In Surrey, B.C., a company is tackling battery waste and maybe even preventing the construction of future mines. RecycLiCo breaks down lithium batteries and recovers 100 per cent of the lithium, cobalt, magnesium, nickel and aluminum, which can then be fed back into the electronics industry. Building wind turbines requires materials, but that doesn’t mean those materials aren’t already available in landfills if we change how we approach waste. 

When asked what a zero-carbon world looks like, BCIT scientist Moore points out that nothing lives in a zero-carbon world except glass sponges. All other life on Earth is made up of carbon so no matter what there will be carbon somewhere on the planet, she explained. 

But when it comes to what a zero-carbon emissions world looks like, Moore cautions that humans will always need to do things like eat and move around. That means getting to a zero-emissions future will be very challenging. In other words, it’s going to take a lot of work—made up of a lot of new kinds of jobs.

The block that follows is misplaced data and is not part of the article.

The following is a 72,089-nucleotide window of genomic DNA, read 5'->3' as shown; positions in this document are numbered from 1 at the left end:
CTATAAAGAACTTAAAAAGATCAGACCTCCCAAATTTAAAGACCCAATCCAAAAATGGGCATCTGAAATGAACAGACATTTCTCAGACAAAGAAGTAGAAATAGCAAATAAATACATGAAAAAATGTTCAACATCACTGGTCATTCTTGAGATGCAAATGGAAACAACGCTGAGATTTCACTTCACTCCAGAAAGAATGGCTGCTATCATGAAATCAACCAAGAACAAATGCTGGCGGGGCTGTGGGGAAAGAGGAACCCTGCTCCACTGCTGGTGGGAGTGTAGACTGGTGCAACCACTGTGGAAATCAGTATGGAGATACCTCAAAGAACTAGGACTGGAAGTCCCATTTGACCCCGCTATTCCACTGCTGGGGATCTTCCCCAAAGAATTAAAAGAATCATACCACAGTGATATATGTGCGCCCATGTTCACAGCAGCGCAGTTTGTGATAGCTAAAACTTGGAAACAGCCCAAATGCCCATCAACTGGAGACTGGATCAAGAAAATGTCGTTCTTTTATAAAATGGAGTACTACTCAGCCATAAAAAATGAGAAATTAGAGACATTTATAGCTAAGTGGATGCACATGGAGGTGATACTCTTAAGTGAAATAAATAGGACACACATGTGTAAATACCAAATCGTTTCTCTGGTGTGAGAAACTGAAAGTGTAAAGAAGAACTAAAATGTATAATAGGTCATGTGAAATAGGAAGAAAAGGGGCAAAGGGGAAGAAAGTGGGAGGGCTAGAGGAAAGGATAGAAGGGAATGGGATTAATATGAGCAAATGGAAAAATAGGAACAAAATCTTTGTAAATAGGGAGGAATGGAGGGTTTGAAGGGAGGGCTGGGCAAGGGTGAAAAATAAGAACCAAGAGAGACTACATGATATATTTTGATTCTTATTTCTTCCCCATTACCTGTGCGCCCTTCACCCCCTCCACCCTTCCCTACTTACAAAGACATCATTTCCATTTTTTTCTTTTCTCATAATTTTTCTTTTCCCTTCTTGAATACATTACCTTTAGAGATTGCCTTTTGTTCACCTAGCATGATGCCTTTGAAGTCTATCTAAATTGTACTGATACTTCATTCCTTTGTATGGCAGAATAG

This story originally appeared in The Tyee and is republished here with permission. It is the latest in a year-long, occasional series of articles produced by InvestigateWest in partnership with The Tyee and other news organizations exploring what it will take to shift the Cascadia region to a zero-carbon economy. It is supported in part by the Fund for Investigative Journalism.

 

Michelle Gamage is a Vancouver-based journalist with an environmental focus who regularly reports on climate for The Tyee. You can find her on Twitter @Michelle_Gamage.